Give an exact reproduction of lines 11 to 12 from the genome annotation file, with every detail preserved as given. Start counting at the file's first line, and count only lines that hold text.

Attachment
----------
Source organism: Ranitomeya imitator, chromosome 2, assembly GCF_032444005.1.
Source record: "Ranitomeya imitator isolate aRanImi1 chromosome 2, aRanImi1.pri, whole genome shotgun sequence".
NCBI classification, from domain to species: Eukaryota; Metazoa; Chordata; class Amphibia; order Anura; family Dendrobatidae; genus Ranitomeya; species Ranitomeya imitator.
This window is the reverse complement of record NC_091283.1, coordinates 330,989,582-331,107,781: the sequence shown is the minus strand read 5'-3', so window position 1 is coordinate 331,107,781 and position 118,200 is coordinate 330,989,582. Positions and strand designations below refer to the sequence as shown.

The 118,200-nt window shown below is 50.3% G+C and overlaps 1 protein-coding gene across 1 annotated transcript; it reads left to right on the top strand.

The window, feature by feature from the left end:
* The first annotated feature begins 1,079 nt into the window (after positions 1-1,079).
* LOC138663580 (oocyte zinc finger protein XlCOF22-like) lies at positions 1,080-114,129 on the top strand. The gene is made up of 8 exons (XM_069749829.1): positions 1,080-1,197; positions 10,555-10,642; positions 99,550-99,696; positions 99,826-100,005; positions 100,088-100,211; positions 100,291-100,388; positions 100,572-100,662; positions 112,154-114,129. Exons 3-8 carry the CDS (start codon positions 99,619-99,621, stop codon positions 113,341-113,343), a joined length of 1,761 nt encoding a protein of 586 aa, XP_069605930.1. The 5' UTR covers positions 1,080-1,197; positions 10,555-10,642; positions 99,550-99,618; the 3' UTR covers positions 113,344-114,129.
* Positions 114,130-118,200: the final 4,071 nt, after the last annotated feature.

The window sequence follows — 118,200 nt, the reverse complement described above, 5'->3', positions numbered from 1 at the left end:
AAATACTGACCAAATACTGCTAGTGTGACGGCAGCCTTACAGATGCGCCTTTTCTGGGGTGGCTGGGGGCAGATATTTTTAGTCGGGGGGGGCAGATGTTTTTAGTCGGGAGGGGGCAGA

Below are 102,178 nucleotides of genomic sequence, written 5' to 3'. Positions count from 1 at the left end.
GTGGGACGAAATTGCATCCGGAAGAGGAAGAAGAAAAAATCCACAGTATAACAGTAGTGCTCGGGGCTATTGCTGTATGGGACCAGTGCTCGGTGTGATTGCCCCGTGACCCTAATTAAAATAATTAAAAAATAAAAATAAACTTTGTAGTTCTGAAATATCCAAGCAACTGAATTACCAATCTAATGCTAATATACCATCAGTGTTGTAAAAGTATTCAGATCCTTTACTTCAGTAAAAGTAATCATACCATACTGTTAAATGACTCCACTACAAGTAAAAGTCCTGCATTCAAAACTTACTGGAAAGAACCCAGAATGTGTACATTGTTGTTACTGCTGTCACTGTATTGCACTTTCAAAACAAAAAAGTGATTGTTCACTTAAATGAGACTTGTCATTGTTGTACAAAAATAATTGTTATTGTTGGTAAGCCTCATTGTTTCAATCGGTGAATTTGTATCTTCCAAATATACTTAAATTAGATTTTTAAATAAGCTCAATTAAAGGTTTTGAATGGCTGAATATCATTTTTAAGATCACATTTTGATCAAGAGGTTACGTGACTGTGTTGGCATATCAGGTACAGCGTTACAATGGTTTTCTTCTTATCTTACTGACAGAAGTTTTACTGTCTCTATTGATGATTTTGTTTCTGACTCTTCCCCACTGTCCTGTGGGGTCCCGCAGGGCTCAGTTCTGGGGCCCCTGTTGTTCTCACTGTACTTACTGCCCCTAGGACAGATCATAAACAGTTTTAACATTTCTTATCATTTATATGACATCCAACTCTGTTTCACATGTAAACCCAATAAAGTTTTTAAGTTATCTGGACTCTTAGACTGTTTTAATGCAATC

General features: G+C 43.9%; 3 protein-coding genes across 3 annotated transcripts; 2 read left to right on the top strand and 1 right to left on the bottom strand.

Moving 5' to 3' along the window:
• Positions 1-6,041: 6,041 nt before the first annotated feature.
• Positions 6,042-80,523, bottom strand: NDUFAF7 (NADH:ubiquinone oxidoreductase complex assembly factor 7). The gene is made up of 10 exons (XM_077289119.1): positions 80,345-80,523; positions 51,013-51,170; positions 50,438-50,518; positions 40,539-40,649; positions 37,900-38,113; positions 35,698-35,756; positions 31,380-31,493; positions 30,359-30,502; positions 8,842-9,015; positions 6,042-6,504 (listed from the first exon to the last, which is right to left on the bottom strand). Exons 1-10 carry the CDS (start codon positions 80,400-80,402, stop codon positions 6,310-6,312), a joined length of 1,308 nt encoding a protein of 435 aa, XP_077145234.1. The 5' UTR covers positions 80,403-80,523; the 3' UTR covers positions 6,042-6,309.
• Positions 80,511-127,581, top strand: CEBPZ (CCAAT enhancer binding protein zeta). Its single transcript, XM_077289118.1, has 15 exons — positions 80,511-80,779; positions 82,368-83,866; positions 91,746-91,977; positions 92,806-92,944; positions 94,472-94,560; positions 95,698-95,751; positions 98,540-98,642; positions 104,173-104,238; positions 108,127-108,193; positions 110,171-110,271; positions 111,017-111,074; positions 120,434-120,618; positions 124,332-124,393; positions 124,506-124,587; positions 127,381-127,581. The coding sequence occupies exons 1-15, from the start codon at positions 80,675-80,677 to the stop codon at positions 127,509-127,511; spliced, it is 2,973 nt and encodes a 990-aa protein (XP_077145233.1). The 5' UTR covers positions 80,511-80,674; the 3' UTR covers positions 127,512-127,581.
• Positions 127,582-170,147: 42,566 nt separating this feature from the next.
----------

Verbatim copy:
AAATACTGACCAAATACTGCTAGTGTGACGGCAGCCTTACAGATGCGCCTTTTCTGGGGTGGCTGGGGGCAGATATTTTTAGTCGGGGGGGGCAGATGTTTTTAGTCGGGAGGGGGCAGA

Below are 102,178 nucleotides of genomic sequence, written 5' to 3'. Positions count from 1 at the left end.